Antennas, towers, and antenna-supporting structures
détails du produit
This is the ninth edition of CSA S37, Antennas, towers, and antenna-supporting structures. It supersedes the previous editions published in 2018, 2013, 2001, 1994, 1986, 1981, 1976, and 1965.
The following are the major changes to this edition:
a) the addition of dynamic response to wind for tall, guyed masts and multi-sloped self-supporting towers in Clauses 6.9 to 6.11;
b) the inclusion of the oscillation and fatigue analysis in Clause 5.13;
c) the inclusion of a method to calculate vortex shedding response due to higher modes of vibration in Clause 22.214.171.124;
d) the updated ice map in Figure 1and updated climatic data in Table E.1;
e) the inclusion of drag coefficients, Cd, for perforated shrouds in Table 1;
f) the updated earthquake loads and analysis in Clause 5.12;
g) the inclusion and update of the fatigue resistance calculation in Clause 7.9, replacing Annex N of the previous edition;
h) the addition of Clause 126.96.36.199 to provide factored resistance formulas for HSS members with slotted through plates;
i) Clause 7.5.5 has been updated for bolt tensioning requirements;
j) Clause 188.8.131.52 has been updated and a formula for prying action included;
k) commentary Annexes have been updated and consolidated into Annex S; and
l) the inclusion of additional recommendations for tower condition assessment (Annex D).
A commentary on this Standard can be found in Annex S.
CSA Group acknowledges that the development of this Standard was made possible, in part, by the financial support of Bell, Hydro-Québec, Rogers Communications Canada, Telus, CBC, NorthWesTel, and Vidéotron.
This Standard was prepared by the Technical Committee on Antenna Towers, under the jurisdiction of the Strategic Steering Committee for Construction and Civil Infrastructure, and has been formally approved by the Technical Committee.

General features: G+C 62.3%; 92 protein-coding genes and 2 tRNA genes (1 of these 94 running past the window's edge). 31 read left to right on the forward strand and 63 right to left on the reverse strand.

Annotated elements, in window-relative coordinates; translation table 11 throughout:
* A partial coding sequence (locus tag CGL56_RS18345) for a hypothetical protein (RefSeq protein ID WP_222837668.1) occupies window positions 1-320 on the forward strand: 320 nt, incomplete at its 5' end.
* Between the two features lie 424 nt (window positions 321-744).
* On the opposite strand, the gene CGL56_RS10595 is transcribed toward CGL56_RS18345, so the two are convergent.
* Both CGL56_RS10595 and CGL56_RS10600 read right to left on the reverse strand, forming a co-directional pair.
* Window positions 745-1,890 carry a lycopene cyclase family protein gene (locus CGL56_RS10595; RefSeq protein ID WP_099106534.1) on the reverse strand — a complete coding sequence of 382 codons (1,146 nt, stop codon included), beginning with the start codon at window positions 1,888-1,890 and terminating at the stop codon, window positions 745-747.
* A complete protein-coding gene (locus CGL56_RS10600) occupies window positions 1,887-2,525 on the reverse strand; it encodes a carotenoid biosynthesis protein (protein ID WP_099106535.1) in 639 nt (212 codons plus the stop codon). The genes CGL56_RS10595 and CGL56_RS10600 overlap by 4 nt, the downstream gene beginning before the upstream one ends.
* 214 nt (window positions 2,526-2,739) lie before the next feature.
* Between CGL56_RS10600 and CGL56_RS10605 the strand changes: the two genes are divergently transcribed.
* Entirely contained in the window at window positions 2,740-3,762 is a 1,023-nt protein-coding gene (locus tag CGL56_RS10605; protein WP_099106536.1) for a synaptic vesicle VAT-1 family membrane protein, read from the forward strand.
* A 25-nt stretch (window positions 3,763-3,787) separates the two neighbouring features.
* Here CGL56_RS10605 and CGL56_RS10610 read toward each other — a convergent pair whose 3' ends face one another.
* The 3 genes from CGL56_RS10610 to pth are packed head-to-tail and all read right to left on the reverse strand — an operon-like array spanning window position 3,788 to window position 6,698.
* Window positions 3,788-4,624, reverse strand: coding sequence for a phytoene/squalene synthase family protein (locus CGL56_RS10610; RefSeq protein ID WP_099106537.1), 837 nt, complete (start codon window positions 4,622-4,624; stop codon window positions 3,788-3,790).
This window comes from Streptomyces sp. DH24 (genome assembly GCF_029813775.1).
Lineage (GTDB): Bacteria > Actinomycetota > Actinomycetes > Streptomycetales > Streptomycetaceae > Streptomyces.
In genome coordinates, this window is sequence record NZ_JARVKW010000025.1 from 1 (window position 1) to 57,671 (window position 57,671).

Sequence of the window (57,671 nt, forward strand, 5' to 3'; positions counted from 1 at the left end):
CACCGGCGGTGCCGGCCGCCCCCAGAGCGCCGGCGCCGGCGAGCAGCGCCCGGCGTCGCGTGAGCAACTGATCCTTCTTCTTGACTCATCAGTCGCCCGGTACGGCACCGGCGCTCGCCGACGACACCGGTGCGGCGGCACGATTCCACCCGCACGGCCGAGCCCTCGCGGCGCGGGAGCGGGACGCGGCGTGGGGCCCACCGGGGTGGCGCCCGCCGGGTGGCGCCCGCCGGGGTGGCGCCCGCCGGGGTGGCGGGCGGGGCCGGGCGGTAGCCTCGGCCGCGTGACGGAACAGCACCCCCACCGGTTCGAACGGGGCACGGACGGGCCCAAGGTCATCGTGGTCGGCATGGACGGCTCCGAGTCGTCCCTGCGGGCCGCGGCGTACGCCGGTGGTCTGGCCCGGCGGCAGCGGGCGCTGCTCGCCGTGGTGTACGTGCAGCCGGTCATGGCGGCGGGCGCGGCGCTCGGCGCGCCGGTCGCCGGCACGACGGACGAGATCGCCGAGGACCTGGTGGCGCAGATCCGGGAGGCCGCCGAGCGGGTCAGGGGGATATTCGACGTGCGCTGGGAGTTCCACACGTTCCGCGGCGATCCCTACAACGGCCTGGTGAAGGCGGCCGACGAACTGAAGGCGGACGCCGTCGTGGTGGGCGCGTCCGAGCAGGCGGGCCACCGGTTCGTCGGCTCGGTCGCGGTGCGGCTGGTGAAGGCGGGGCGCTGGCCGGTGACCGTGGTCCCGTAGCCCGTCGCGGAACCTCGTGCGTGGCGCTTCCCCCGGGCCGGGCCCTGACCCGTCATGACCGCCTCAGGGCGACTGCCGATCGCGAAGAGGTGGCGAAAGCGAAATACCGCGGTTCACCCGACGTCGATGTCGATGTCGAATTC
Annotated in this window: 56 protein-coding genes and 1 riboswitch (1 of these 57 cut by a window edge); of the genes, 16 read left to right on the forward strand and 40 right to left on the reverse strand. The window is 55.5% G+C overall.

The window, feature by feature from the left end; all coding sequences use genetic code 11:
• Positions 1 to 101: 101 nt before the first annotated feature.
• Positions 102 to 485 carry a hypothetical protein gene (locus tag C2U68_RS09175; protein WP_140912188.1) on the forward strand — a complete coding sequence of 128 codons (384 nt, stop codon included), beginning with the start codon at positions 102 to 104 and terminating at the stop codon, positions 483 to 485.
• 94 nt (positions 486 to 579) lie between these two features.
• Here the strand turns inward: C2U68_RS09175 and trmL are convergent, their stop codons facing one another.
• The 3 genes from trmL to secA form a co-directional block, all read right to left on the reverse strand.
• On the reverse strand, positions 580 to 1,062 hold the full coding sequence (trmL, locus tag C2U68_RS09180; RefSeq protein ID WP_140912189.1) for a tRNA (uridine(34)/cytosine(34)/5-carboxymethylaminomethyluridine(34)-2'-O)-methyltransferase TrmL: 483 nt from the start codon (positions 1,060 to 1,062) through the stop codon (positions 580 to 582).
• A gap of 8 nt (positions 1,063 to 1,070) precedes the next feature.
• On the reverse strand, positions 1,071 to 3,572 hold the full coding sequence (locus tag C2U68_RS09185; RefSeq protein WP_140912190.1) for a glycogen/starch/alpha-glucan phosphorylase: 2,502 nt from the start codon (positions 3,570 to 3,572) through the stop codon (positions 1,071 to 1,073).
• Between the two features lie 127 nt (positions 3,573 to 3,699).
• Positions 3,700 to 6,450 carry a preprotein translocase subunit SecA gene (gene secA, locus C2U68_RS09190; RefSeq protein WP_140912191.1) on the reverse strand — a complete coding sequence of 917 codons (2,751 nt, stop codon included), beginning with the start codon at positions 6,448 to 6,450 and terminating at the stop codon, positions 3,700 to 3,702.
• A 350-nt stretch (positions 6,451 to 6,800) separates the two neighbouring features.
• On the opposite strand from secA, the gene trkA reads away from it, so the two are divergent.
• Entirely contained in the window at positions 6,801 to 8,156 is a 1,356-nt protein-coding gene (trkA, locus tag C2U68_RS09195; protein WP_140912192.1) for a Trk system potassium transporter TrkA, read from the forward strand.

This Standard has been developed in compliance with Standards Council of Canada requirements for National Standards of Canada. It has been published as a National Standard of Canada by CSA Group.
This Standard applies to structural antennas, towers, antenna-supporting structures, and roof- and wall-mounted structures including their components, such as guys and foundations. It covers the structural design, fabrication, and erection of new structures and the modification of existing structures.
This Standard is not intended to apply to
a) attachment antennas and arrays or assemblies of such antennas; or
b)towers that support attachment antennas, extending less than 15 m above grade, including the height of any structure on which they are mounted.
1.3 Unusual designs and antennas
This Standard covers the requirements for most structural antennas, antenna towers, and antenna-supporting structures, but it is recognized that structures that are unusual with regard to their height or shape, or with regard to the shape and size of individual members, or that are located on sites having unusual topographical, geological, or climatic conditions might not be adequately covered. In such cases, appropriate engineering principles providing a level of reliability at least equivalent to that provided by this Standard should be applied.
1.4 Other design approaches
A rational design based on theory, analysis, and engineering practice that is acceptable to the owner and regulatory authority may be used in lieu of the design procedures or materials described in this Standard. In such cases, the design should be prepared by an engineer qualified in the specific method and knowledgeable about the materials to be used, and should provide a level of safety and performance that is not less than that implicit in this Standard.
1.5 Local, provincial, and federal regulations
Responsibility for observing all applicable local, provincial, and federal regulations is not relieved by compliance with this Standard.
In this Standard, shall is used to express a requirement, i.e., a provision that the user is obliged to satisfy in order to comply with the Standard; should is used to express a recommendation or that which is advised but not required; and may is used to express an option or that which is permissible within the limits of the Standard.
Notes accompanying clauses do not include requirements or alternative requirements; the purpose of a note accompanying a clause is to separate from the text explanatory or informative material.
Notes to tables and figures are considered part of the table or figure and may be written as requirements.
Annexes are designated normative (mandatory) or informative (non-mandatory) to define their application.